You have a new galactic address; astronomers have determined that our own Milky Way galaxy is part of a newly identified enormous supercluster of galaxies - dubbed "Laniakea," which means "immense heaven" in Hawaiian.

This discovery broadens the boundaries of our galactic neighborhood and establishes previously unrecognized linkages among various galaxy clusters in the local Universe. How big are are talking? The Milky Way galaxy alone has 100 billion stars. We think. And then there are 1012 galaxies. So your address is now a lot bigger. Instead of being Earth, Sol, Orion arm, Milky Way, Local Group and Virgo cluster, you can now add Laniakea before Universe.

Observations made by the Kepler spacecraft have shown that Kepler-413b is a very wobbling exoplanet. The planet's orbit is unusual in that it is tilted 2.5 degrees with respect to the plane of the binary star's orbit.

Many of us care deeply about the possibility of tigers, lemurs and such like becoming extinct in the wild. I'd like to suggest that we care as much about the possibility of microbes on Mars and elsewhere in our solar system becoming extinct through human activities.

Astrophysicists have detected the formation of radioactive cobalt during a supernova explosion, lending credence to a corresponding theory of supernova explosions. 

The article's main author, Yevgeny Churazov (Space Research Institute of the Russian Academy of Sciences), and  co-authors, including Sergei Sazonov of the Space Research Institute and MIPT, reported the results of their analysis of data collected with the INTEGRAL gamma-ray orbital telescope, which they used to detect the radioactive isotope cobalt-56(56Co).

There are some massive galaxies out there, and we now know a little about their early life.Credit: Lauro Roger McAllister/Flickr, CC BY

By Edward Taylor, University of Melbourne

A piece of the galaxy formation puzzle may have fallen into place, thanks to a team of European and American astronomers peering into the depths of our early universe.

Astronomers have caught a glimpse of the earliest stages of massive galaxy construction - a dense galactic core blazing with the light of millions of newborn stars that are forming at a ferocious rate.

A fully developed elliptical galaxy is a gas-deficient gathering of ancient stars theorized to develop from the inside out, with a compact core marking its beginnings. Because the galactic core is so far away, the light of the forming galaxy that is observable from Earth was actually created 11 billion years ago, just 3 billion years after the Big Bang.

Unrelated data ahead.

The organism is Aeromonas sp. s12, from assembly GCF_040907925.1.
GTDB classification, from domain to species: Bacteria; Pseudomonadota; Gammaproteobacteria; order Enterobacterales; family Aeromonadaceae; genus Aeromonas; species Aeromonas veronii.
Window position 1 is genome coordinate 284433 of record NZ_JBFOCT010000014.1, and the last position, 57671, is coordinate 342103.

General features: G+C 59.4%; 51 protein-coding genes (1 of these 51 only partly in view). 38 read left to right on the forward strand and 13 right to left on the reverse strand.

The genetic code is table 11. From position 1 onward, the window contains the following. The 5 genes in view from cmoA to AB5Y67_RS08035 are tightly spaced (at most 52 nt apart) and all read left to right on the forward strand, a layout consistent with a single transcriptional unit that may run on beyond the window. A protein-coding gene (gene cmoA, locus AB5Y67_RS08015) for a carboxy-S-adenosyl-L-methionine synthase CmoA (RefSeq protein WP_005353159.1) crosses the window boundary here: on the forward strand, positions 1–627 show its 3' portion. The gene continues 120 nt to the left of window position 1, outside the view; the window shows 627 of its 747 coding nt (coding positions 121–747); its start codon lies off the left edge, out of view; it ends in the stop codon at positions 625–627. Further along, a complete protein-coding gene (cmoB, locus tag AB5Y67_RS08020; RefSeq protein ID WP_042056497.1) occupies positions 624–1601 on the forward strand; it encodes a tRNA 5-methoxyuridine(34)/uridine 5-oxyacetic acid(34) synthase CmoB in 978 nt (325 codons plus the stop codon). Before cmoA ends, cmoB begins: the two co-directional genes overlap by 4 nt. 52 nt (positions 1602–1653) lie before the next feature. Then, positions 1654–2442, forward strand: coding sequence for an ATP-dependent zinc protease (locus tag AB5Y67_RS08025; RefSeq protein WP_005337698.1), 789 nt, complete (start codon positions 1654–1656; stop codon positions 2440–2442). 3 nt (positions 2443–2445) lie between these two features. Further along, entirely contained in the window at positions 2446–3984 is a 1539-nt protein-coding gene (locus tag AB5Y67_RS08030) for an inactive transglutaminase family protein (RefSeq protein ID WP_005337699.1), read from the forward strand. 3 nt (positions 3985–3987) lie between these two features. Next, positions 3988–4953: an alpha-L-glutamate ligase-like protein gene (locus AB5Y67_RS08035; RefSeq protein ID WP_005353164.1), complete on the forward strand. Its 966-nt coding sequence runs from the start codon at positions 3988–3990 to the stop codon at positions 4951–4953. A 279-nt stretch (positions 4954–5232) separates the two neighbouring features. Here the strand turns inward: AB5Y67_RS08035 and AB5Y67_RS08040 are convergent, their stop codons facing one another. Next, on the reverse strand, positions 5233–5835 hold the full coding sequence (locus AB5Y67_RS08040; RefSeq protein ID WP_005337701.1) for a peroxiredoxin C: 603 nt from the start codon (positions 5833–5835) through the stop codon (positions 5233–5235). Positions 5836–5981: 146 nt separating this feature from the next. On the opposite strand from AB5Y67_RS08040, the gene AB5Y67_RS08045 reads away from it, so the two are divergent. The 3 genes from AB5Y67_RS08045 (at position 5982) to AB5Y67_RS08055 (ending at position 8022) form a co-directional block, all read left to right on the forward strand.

Where should we go, on Mars, to look for droplets and streaks of present day liquid water? You may have heard of the "warm seasonal flows", and the recent "swimming pools of bacteria". 

However,  there are several other promising ideas for habitats such as the "Flow like features", the advancing sand dunes bioreactor, and possibilities for life using the humidity of the night time air on Mars. It's an exciting field with many new discoveries and ideas every year, and it is hard to keep up with the developments.

New simulations hope to uncover the origin of the ultraviolet light that bathes the cosmos, helping scientists understand how galaxies were built. 

"Which produces more light? A country's biggest cities or its many tiny towns?" asks Dr. Andrew Pontzen, University College London cosmologist and lead author of the study. "Cities are brighter, but towns are far more numerous. Understanding the balance would tell you something about the organisation of the country. We're posing a similar question about the universe: does ultraviolet light come from numerous but faint galaxies, or from a smaller number of quasars?" 

New research may help to solve the mystery of what caused a spectacular supernova in galaxy M82 11 million light years away.

The supernova, a giant explosion of a star and the closest one to the Earth in decades, was discovered earlier this year and new research into its cause used vast networks of radio telescopes in the UK and across Europe including the seven telescopes of e-MERLIN operated from The University of Manchester's Jodrell Bank Observatory. These enabled them to obtain extremely deep images revealing a lack of radio emission from the supernova.